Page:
Sustainable Hybrid/Split Walls – Understanding the Science

MOISTURE MANAGEMENT is the single most important factor in the design and construction of sustainable buildings. 90% of all building construction problems are associated with water. The structural integrity of walls and roofs is at stake – as is the health of the occupants. Billions of dollars are spent annually on litigation related to moisture related problems.

HYBRID/SPLIT walls are the future. Why; because Split walls save space, time and money. However, simply applying an arbitrary layer of rigid insulation over cavity batt insulated stud walls can create the ideal environment for mold and rot. Hybrid walls (breathing walls) need to breathe (diffuse moisture) to the outside in the winter, inwards in the summer and be able to dry and drain to the outside all year long. Dry walls are healthy, sustainable and are significantly more energy efficient than walls that trap and hold moisture. Dry walls and roofs reduce liability for both the Designer and Contractor.


Wood framed walls built in the early to mid part of the 20th century had no insulation. As a result, they required massive amounts of heat to keep their occupants warm in the winter. These old buildings were drafty and uncomfortable but they never remained wet.

When air is present, drying occurs naturally. When these old walls got wet, which they did, they dried very quickly. Why; because there was no insulation, vapour barrier, air barrier or exterior substrate to trap moisture. Heat, air and moisture flowed easily inward and outward through the thousands of cracks and crevices in the wood plank exterior cladding. As a result, these old style walls were able to dry and drain effectively all year long.

Moisture and vapour always move from high pressure to low pressure; warm to cold and from high moisture to less moisture. Moisture movement through building materials is referred to as vapour diffusion. As a result, in the winter interior moisture laden air wants to move outdoors – in the summer, moisture wants to get inside.

It can be argued that a dry empty wall cavity may have a higher effective R-value than a wall with moisture laden insulation. Water’s thermal conductivity is nearly 20 times higher than the conductivity of most insulation products. As a result, just 20 percent moisture content reduces the R-value performance of thermal insulation by up to 70 percent.

Exterior cladding materials are designed to repel moisture. Most rain water drains harmlessly off their surfaces – although some water always seems to find its way behind the cladding. Unless this bulk water has an opportunity to drain vertically downward, there is a real potential for moisture related problems. Water/moisture is easily adsorbed by fiber insulation and can be trapped between rigid foam insulation and other building components. As a result, the wall’s thermal performance and sustainability is significantly reduced.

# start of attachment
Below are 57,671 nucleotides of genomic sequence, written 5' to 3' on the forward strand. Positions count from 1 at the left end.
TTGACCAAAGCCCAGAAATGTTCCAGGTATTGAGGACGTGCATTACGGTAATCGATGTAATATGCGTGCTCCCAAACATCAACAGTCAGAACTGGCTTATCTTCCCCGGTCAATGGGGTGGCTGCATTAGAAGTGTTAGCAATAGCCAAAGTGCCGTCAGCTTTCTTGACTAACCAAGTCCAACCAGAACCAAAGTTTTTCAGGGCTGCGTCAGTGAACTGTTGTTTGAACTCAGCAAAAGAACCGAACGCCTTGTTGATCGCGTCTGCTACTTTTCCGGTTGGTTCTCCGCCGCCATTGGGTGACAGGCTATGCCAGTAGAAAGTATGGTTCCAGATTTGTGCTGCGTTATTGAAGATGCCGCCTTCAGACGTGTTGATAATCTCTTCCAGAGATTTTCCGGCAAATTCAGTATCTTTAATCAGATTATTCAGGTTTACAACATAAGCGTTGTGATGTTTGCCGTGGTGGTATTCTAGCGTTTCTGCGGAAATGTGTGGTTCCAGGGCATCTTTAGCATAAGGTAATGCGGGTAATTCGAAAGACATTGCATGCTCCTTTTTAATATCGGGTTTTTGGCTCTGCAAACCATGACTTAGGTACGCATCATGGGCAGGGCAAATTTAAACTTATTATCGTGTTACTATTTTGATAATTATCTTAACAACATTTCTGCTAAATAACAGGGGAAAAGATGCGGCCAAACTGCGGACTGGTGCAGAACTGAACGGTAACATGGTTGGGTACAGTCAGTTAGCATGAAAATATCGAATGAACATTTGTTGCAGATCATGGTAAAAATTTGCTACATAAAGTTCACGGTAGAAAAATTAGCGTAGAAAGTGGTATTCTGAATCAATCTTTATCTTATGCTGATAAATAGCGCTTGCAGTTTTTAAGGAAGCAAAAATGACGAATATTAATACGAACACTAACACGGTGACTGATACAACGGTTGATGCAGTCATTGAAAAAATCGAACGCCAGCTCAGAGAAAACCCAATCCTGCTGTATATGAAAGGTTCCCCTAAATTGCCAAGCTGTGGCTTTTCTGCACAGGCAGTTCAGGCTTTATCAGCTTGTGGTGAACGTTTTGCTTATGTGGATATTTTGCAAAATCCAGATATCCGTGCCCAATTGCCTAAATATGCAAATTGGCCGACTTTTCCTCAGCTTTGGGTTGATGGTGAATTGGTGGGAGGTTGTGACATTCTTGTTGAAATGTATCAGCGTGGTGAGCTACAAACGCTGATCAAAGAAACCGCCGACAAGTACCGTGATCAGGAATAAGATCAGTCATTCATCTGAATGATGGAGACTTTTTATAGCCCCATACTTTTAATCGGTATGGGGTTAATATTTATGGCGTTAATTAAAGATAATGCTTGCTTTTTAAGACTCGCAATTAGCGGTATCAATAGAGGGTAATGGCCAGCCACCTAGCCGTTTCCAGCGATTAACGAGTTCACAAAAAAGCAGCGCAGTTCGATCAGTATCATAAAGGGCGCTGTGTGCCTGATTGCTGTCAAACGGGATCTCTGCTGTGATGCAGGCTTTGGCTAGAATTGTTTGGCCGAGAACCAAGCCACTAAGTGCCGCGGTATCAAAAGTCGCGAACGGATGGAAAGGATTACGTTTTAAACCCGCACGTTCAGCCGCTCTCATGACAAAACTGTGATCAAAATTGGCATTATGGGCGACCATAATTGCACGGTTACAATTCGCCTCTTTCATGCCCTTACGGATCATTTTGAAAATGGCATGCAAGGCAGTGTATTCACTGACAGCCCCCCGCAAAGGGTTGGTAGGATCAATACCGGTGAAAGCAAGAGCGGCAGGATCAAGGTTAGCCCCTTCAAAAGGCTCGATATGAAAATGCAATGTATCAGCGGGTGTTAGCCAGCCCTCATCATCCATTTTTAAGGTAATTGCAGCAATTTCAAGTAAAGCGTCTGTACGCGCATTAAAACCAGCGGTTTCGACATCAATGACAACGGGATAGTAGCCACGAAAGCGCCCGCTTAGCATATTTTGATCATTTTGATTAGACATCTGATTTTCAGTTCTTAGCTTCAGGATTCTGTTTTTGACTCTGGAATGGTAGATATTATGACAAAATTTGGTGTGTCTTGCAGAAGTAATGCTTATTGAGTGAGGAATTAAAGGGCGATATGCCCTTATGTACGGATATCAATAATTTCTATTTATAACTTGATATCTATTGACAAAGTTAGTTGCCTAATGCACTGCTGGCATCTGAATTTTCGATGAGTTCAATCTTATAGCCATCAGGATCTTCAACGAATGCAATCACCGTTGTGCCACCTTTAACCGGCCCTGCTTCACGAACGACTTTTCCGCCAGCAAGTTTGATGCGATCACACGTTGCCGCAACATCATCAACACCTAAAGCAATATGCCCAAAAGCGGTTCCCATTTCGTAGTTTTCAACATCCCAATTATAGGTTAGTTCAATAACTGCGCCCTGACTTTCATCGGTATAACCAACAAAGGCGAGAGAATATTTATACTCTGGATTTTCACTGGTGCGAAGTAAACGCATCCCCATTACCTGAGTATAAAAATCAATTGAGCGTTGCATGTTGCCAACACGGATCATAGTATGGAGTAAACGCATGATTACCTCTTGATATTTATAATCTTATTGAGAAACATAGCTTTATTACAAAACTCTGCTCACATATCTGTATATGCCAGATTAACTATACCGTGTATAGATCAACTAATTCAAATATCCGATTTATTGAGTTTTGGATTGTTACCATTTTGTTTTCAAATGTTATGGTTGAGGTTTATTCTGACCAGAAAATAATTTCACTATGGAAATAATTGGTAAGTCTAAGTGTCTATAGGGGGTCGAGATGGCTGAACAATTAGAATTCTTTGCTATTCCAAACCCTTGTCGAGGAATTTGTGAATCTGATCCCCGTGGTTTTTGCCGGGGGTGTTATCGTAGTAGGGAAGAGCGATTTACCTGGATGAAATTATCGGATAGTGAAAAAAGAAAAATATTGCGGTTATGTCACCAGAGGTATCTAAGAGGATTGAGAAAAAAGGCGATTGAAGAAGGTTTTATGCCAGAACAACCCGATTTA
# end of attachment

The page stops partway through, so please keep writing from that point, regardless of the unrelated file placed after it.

To enhance drying by diffusion, foil faced foam insulations must be perforated adequately on both sides of the panel. Perforating the film allows vapour to move inward or outward unobstructed – which reduces the potential for a double vapour barrier. Building science experts refer to vapour moving through building materials as vapour drive. Perforated foil insulation would be considered high performance.

In conclusion, high performance sustainable hybrid/split wall designs should allow water vapour to permeate (breathe) outward during the winter and inward during the summer. Thus making them permeance walls,permeability walls, or rainscreen vented walls. Free air, gravity induced drying and drainage gaps should be incorporated in all split/hybrid wall assemblies – one between the cladding and rigid insulation and another between the wall substrate and rigid insulation.

A problem free, high performance, sustainable framed wall assembly should be designed as follows. From inside to out: Drywall, vapour control layer (poly or vapour barrier paint), cavity batt insulation, substrate (gypsum, OSB or plywood), permeable air barrier (liquid applied or peel and stick), drainage and drying plane (1/8” to 3/16” free air, vertical air spaces), exterior rigid foam insulation, rainscreen (3/4” vertical strapping or similar), exterior cladding.

Quik-Therm Solar Dry Insulation (SDI) is a patent pending high performance tongue and groove continuous rigid insulation with drainage gap. SDI is manufactured from Type 2, closed cell, lightweight and resilient expanded polystyrene (EPS) covered with advanced perforated metallic polymer facers. Solar Dry’s engineered perforated facers allow vapour to breathe ie: move outward in the winter and inward in the summer. We have the best vented walls in Canada. Our unique solution is featuring a built in air gap drainage system.

On the inboard side of SDI are 3/16” drainage cavities that occupy 75% of the surface. These cavities allow wall drainage turning them into breathable walls, they drain, dry and disperse moisture. On the outboard side, furring materials such as wood or steel are mechanically fastened through SDI panels directly to framing members. As a result a code compliant rain screen is achieved provided the furring creates a minimum 3/8” (10 mm) void between SDI and the chosen cladding material. The location for furring is identified by shallow depressions.